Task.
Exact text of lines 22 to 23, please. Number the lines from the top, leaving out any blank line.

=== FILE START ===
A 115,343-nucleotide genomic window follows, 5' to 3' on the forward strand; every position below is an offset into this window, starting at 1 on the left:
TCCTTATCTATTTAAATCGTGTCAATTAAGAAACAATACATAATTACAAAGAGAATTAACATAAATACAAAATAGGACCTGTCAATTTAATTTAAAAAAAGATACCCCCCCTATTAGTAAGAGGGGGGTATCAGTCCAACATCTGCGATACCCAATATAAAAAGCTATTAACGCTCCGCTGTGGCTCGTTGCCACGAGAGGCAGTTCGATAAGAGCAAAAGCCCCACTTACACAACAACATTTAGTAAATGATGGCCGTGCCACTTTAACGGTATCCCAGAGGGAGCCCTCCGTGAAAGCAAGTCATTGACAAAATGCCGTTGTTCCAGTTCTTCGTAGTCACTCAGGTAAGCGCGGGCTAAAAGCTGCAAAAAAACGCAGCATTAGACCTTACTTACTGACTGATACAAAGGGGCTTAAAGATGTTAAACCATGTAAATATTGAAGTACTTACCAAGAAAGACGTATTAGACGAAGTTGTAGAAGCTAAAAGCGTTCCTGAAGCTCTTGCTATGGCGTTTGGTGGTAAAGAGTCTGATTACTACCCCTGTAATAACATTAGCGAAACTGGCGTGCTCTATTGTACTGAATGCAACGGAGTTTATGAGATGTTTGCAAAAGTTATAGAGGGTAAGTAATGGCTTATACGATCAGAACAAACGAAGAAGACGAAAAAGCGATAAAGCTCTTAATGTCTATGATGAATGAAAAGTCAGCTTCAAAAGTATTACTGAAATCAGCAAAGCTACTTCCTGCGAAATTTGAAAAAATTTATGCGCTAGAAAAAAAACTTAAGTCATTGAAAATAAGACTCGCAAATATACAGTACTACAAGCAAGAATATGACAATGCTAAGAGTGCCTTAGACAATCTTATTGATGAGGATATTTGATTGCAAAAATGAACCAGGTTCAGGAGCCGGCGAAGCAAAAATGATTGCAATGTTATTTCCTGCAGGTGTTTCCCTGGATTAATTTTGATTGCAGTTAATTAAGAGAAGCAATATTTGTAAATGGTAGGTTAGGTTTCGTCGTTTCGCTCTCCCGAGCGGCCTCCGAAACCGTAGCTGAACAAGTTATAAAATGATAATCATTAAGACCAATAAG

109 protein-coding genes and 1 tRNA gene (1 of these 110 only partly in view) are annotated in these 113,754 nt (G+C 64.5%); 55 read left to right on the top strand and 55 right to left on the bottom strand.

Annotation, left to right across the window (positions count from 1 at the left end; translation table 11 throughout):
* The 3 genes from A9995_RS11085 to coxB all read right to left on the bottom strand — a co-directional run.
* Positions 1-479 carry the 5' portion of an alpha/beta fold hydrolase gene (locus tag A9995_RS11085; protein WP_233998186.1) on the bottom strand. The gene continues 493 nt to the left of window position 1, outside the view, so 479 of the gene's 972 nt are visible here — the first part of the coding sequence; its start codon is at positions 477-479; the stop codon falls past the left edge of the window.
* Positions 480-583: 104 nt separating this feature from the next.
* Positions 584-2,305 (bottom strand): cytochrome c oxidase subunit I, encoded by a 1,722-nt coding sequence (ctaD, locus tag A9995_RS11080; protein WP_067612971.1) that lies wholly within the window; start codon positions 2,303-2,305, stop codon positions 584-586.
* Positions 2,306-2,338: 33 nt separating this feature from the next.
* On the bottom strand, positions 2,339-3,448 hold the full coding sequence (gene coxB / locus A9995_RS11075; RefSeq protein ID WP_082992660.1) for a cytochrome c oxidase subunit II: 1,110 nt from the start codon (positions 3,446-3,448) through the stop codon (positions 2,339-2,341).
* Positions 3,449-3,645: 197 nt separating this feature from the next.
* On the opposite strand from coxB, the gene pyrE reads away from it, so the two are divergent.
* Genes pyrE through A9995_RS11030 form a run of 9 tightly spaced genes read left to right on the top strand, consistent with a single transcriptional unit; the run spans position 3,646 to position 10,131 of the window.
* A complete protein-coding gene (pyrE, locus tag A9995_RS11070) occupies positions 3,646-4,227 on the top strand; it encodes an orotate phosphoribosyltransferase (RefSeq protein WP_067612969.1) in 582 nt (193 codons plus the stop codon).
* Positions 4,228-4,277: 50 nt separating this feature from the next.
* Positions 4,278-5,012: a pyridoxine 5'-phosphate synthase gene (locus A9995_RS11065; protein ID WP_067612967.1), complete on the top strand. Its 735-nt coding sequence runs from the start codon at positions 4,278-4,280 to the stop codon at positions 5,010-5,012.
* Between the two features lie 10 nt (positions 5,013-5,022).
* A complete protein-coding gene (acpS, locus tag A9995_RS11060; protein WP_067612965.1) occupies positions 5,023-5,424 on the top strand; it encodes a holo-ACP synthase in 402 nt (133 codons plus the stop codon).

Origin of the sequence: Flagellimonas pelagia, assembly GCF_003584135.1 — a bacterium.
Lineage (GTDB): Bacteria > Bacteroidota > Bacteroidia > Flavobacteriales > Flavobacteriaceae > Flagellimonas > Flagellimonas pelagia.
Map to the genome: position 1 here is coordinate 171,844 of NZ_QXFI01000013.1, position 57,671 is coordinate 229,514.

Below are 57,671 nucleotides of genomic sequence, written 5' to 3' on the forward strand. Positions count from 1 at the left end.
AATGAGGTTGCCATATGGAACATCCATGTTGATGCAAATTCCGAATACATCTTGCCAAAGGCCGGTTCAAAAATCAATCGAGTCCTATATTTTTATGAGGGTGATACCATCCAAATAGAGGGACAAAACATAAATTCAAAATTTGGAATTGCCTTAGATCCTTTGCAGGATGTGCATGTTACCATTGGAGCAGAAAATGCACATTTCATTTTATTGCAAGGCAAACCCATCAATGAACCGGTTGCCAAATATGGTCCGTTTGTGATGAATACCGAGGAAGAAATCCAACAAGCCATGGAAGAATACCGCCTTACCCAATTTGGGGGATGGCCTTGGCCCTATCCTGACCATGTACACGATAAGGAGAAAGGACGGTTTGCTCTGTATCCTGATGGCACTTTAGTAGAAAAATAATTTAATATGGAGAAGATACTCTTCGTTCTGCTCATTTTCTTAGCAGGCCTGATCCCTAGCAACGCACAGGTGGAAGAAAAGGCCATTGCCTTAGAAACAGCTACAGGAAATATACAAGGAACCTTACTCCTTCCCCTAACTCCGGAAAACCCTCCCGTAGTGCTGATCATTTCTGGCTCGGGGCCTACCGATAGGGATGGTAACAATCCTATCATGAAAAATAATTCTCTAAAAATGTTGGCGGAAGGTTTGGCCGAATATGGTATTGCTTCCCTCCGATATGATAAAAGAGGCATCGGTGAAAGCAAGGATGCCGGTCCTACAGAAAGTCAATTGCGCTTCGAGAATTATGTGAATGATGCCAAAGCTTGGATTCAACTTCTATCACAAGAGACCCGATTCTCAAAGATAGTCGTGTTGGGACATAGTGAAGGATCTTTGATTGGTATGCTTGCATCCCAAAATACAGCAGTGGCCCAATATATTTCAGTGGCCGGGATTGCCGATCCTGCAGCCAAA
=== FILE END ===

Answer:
Below are 57,671 nucleotides of genomic sequence, written 5' to 3' on the forward strand. Positions count from 1 at the left end.
AATGAGGTTGCCATATGGAACATCCATGTTGATGCAAATTCCGAATACATCTTGCCAAAGGCCGGTTCAAAAATCAATCGAGTCCTATATTTTTATGAGGGTGATACCATCCAAATAGAGGGACAAAACATAAATTCAAAATTTGGAATTGCCTTAGATCCTTTGCAGGATGTGCATGTTACCATTGGAGCAGAAAATGCACATTTCATTTTATTGCAAGGCAAACCCATCAATGAACCGGTTGCCAAATATGGTCCGTTTGTGATGAATACCGAGGAAGAAATCCAACAAGCCATGGAAGAATACCGCCTTACCCAATTTGGGGGATGGCCTTGGCCCTATCCTGACCATGTACACGATAAGGAGAAAGGACGGTTTGCTCTGTATCCTGATGGCACTTTAGTAGAAAAATAATTTAATATGGAGAAGATACTCTTCGTTCTGCTCATTTTCTTAGCAGGCCTGATCCCTAGCAACGCACAGGTGGAAGAAAAGGCCATTGCCTTAGAAACAGCTACAGGAAATATACAAGGAACCTTACTCCTTCCCCTAACTCCGGAAAACCCTCCCGTAGTGCTGATCATTTCTGGCTCGGGGCCTACCGATAGGGATGGTAACAATCCTATCATGAAAAATAATTCTCTAAAAATGTTGGCGGAAGGTTTGGCCGAATATGGTATTGCTTCCCTCCGATATGATAAAAGAGGCATCGGTGAAAGCAAGGATGCCGGTCCTACAGAAAGTCAATTGCGCTTCGAGAATTATGTGAATGATGCCAAAGCTTGGATTCAACTTCTATCACAAGAGACCCGATTCTCAAAGATAGTCGTGTTGGGACATAGTGAAGGATCTTTGATTGGTATGCTTGCATCCCAAAATACAGCAGTGGCCCAATATATTTCAGTGGCCGGGATTGCCGATCCTGCAGCCAAA